The Climate Prediction Center (CPC) has released the official Outlook for the remainder of the "Winter Season". Despite the cold start to this winter, a moderate El Niño continues in the equitorial Pacific, and is forecast to continue into the spring of 2010. While rare, there have been a few El Niño winters that started quite cold and ended near to or milder than average. So while the region is experiencing a cold snap, warmer weather is on the way. Click here for the January-March 2010 national temperature outlook, and here for the January-March 2010 national precipitation outlook.
Local research supports the warm up as well. Despite the presence of an El Niño, the winters of 1958/59 and 1976/77 all started out with colder than normal December weather that turned around becoming normal to milder in January and February. There are several similarities in the overall ocean and atmospheric patterns that suggest this winter will turn out in a similar manner. Below is a chart with a couple of El Niño winters that had cool starts similar to this one. There can be a great deal of variability within the regional weather as well during these events.
It is important to remember that the national outlooks presented by the CPC represent the statistically best forecast for the remainder of the winter season. Additionally, the probabilities indicated do not equate to a degree of expected warmth; that is a 60% probability of above normal temperatures does not mean it will be 60% warmer than normal. As the above table indicates, there are other large scale atmospheric forces and influences that can affect the El Niño signal and cause local variability. Further, the CPC outlooks are designed to give a large scale, regional perspective of the average climate over a 3 monthly period. Day to day, or even week to week variability does occur.
Below are the locally created outlooks, based on ongoing research at the Grand Forks NWS. These outlooks are based on the presumption that the months of January and February 2010 will see temperature and precipitation patterns similar to those in previous El Niño events with a cold start. Overall, the January and February periods will be milder than normal, but only by a degree or two. A common theme in El Niño winters is below normal snowfall, but near normal precipitation. This is due to an increase in the occurrence of rain, freezing rain or freezing drizzle events during El Niño years.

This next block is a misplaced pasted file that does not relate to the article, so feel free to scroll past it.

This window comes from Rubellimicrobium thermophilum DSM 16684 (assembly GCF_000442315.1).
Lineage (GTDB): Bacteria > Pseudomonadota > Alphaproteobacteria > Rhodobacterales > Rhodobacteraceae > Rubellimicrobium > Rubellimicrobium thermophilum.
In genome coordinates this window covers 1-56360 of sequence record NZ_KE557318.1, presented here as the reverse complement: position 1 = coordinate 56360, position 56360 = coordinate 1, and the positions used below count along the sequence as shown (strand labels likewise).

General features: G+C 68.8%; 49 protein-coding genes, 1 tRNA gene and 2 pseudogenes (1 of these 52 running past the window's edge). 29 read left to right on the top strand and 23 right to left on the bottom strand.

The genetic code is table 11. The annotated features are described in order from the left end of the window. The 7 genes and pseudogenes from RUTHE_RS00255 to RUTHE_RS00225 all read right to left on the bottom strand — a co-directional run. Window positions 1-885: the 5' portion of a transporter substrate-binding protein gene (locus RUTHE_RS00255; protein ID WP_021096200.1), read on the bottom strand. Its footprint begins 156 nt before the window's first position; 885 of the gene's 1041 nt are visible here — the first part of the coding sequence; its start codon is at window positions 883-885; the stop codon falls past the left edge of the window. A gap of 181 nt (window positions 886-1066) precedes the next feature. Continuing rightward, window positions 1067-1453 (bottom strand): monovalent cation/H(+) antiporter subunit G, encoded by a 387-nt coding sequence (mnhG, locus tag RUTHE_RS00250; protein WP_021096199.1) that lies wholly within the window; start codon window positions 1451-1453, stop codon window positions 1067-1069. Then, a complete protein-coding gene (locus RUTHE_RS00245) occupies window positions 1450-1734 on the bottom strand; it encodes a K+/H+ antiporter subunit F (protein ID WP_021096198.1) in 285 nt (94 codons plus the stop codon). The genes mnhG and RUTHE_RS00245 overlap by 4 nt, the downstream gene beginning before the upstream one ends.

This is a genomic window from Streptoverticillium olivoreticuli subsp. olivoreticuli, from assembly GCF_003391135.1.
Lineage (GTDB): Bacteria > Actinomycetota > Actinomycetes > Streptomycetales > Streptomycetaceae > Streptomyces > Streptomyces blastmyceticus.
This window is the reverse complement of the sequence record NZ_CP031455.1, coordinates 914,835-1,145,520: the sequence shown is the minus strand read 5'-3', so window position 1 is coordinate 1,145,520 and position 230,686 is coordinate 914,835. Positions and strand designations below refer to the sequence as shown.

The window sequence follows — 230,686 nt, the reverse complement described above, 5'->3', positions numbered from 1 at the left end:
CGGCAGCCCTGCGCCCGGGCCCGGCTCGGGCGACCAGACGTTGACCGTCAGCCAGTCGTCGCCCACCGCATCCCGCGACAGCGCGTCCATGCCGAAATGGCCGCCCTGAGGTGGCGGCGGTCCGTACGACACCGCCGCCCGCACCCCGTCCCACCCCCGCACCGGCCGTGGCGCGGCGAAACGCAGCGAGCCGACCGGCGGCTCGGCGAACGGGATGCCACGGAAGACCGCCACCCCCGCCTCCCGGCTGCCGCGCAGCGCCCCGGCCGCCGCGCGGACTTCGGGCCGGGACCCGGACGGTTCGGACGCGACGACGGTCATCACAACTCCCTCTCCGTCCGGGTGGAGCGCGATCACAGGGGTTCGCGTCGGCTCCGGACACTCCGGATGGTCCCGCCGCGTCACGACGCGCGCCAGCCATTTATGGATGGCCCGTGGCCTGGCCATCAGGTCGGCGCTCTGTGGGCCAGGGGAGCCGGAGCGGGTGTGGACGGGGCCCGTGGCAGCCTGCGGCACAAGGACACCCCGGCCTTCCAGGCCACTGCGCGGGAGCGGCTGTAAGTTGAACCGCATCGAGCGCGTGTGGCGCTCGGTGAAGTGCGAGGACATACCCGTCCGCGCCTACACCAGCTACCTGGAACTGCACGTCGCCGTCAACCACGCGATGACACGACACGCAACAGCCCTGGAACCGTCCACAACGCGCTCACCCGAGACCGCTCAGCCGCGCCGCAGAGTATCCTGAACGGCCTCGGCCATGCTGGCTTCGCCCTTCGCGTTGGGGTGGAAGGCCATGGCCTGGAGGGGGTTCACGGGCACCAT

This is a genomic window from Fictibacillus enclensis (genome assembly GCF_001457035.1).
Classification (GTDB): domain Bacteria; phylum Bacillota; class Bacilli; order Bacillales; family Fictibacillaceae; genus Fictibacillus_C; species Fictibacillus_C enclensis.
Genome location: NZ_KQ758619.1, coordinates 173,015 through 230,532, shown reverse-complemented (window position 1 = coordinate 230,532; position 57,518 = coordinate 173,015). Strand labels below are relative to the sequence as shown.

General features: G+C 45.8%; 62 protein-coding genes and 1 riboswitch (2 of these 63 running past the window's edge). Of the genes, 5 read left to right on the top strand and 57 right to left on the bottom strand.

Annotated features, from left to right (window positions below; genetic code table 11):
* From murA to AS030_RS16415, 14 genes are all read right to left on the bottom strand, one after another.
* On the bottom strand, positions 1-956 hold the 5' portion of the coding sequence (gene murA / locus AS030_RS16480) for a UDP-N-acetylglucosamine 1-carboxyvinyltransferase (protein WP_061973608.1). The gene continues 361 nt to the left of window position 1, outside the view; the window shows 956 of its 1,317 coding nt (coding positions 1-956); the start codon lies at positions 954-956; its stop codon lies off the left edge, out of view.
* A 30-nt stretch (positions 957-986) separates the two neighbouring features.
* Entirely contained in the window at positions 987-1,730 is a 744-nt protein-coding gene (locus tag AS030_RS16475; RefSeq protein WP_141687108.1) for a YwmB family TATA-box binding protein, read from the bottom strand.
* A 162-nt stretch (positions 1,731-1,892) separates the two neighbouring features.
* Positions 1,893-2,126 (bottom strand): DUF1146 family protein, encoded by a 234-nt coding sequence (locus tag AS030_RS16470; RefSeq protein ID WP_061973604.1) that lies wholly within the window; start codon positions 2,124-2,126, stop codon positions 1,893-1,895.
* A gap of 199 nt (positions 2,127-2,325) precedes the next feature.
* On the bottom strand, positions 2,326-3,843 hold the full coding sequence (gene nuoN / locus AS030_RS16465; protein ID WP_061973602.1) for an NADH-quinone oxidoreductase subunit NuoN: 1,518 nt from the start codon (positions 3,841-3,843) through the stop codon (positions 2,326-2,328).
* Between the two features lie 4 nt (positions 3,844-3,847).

Locally generated 'downscaled' outlook of expected departure from normal temperature pattern during January and February 2010. Note the near normal temperature patterns across the far northern Red River Valley and Minnesota Lakes country, with the southern two thirds of the region expected to see temperatures between 0.5 and 1.5 degrees above normal for the period. (Graphic courtesy of the NOAA/ESRL and University of Delaware climate data set)
Locally generated 'downscaled' outlook of expected departure from normal precipitation pattern during January and February 2010. Normal precipitation during January and February ranges from around one inch in the north to nearly 2 inches in the far south. The outlook would suggest about one half to two thirds of the the normal precipitation will occur during the next few months. (Graphic courtesy of the NOAA/ESRL and University of Delaware climate data set)
For additional information contact Mark Ewens, Climate Services Focal Point at the Grand Forks NWS 701.795.5198/701.772.0720 x327 or Mark.Ewens@noaa.gov.